Dental disease in dogs is a broad term that describes a progression of disease that affects multiple structures within the oral cavity or mouth. The 42 teeth in an adult dog's mouth are supported by the gingival (gums), bone and other structures not visible beneath the gums. Routine veterinary and home dental care is required to maintain good dental health.
Common names: Dental disease, Cavities.
Scientific names: Gingivitis, Periodontitis.
Adult dogs of all ages, breeds and sexes are affected by various stages of dental disease. Dogs with structural abnormalities (such as under bites or overbites) or retained deciduous teeth (baby teeth that don't fall out) may be more predisposed to dental disease.
Dental disease commonly affects dogs by the time they are 2 years old and the majority of dogs by 7 years old.
There is no geographic predilection for dental disease.
Clinical signs (primary, most to least frequent, scientific term, synonyms)
Halitosis/bad breath, Red swollen gums, Clinical signs (secondary, most to least frequent, scientific term, synonyms), Dropping food because of painful chewing, Facial swelling between the eye and mouth, Pus discharged from nostrils.
Cause (scientific, common term, most to least frequent)
Plaque containing bacteria and glycoproteins.
Organ systems affected (most to least affected)
Mouth, Bone, Muscles and other soft tissue beneath the skin.
Dental radiographs, Skull radiographs, Biopsies.
Chemical trauma, Neoplasia (cancer), Nasal infection, Foreign bodies.
Dental disease is a progression of a disease process that begins with plaque and tartar. Untreated, it advances to gingivitis, which leads to periodontal disease. Tooth loss is the end state. Periodontal disease occurs when the supporting structures (periodontal ligament, cementum and alveolar bone) that maintain the tooth in the proper position become diseased. Halitosis and red, inflamed gums are easily identifiable indications of early dental disease.
As the disease process progresses, the gums become severely inflamed and recede, and tooth loss may be visible. Other signs may include drooling, dropping of food because of pain and/or colored nasal discharge. Additionally, a ball-like swelling beneath the skin may be seen between the mouth and eye. This is caused by an infected tooth root resulting in an abscess.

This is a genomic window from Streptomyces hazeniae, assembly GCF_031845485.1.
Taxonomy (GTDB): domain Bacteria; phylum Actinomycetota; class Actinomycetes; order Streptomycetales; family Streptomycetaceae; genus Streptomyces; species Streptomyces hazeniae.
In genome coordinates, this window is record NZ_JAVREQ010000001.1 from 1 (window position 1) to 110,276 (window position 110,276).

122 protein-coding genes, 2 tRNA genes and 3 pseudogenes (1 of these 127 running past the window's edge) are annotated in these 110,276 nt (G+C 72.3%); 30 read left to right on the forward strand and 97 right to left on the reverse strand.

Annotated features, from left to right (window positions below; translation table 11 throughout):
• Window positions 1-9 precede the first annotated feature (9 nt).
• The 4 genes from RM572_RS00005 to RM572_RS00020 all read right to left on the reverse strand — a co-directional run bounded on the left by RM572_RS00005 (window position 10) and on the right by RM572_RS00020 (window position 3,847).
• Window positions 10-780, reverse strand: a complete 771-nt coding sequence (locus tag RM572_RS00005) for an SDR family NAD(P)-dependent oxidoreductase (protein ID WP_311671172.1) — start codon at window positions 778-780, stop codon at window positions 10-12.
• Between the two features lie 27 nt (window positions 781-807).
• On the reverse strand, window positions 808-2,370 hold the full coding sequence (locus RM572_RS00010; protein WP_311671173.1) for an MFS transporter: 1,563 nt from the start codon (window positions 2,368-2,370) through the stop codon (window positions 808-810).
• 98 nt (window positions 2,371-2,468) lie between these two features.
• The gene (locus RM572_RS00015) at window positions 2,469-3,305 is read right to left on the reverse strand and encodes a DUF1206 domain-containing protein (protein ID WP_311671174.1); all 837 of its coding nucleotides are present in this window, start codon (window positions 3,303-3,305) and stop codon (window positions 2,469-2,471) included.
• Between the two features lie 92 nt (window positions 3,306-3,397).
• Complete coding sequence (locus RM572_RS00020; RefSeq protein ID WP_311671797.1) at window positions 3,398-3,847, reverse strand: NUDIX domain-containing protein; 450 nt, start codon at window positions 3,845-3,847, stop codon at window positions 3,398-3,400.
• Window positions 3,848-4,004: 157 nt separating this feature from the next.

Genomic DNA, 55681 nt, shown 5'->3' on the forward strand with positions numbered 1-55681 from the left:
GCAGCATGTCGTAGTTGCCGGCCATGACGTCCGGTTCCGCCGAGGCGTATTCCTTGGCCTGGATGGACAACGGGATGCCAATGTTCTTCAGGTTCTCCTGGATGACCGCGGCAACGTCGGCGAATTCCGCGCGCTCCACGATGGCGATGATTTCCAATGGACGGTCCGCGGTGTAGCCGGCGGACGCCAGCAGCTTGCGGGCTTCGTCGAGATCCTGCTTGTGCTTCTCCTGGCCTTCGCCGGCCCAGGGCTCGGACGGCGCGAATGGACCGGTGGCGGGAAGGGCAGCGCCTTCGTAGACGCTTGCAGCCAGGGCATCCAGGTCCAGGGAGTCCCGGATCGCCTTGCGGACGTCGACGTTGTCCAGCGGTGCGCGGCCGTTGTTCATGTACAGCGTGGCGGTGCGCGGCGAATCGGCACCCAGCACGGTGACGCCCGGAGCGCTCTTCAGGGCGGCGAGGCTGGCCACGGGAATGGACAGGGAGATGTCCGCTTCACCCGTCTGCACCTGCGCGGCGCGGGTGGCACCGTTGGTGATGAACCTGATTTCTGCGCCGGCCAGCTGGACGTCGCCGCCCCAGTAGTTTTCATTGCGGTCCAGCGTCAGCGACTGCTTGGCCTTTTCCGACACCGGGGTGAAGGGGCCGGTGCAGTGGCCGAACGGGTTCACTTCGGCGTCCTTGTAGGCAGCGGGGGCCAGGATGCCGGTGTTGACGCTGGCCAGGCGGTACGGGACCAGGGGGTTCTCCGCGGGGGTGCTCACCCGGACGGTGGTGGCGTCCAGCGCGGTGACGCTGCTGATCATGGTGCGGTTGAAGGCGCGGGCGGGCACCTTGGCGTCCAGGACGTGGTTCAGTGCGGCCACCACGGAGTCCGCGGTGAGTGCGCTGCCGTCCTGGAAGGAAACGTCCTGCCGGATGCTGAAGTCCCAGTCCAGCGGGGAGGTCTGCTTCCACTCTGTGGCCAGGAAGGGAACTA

Brushing teeth daily with products specifically designed for pets is the most effective method of preventing dental disease or slowing progression. Do not use toothpaste designed for humans; it contains fluoride, which is toxic to pets if swallowed. If a dog's teeth can't be brushed, alternative treatments include prescription dental diets designed to mechanically remove plaque as the dog chews. Gels and liquid products that can be added to drinking water are also available.
An oral exam during a routine visit with your veterinarian will determine if prophylactic treatments or further diagnostic tests are indicated. All dental procedures and radiographs require general anesthesia. A complete oral exam under anesthesia allows for visualization of the entire oral cavity. A routine prophylactic cleaning includes scaling, periodontal probing for pockets under the gums, curettage and polishing.
When dental disease appears to be affecting the structures under the gums, dental radiographs can aid in determining the severity of disease in tooth roots, the periodontal ligament and adjacent bone. Dogs with severe dental infections may require a course of antibiotics, and for those with deep pockets under the gums, pet-safe fluoride treatments may be warranted.
Preventing or slowing the progression of dental disease is paramount to dogs' retaining their teeth as they age. Brushing teeth daily with canine products and prophylactic dentistry as recommended by a veterinarian are the best methods for maintaining a healthy mouth.
Extracting deciduous (baby) teeth as soon as it is apparent that they are retained will allow the permanent teeth to erupt in the appropriate position and will not provide an area for plaque and food to accumulate. This procedure is routinely performed at the same time puppies are spayed and neutered.
With proper oral care, dogs may have healthy teeth and gums even as they enter their golden years.
Ettinger, Steven J and Feldman Edward C. Textbook of Veterinary Internal Medicine, Volume 2, 4th Ed,. Philadelphia:Wb Saunders Company, 1995; 1102-1105, 1118-1121.
Holmstrom, Steven E., Veterinary Dentistry for the Technician and Office Staff, Philadelphia: WB Saunders Company, 2000; 159-177.
Ellen Hirshberg, DVM
Steven Hansen, DVM, MS, MBA, DABVT, DABT
Copyright 2007. The American Society for the Prevention of Cruelty to Animals (ASPCA)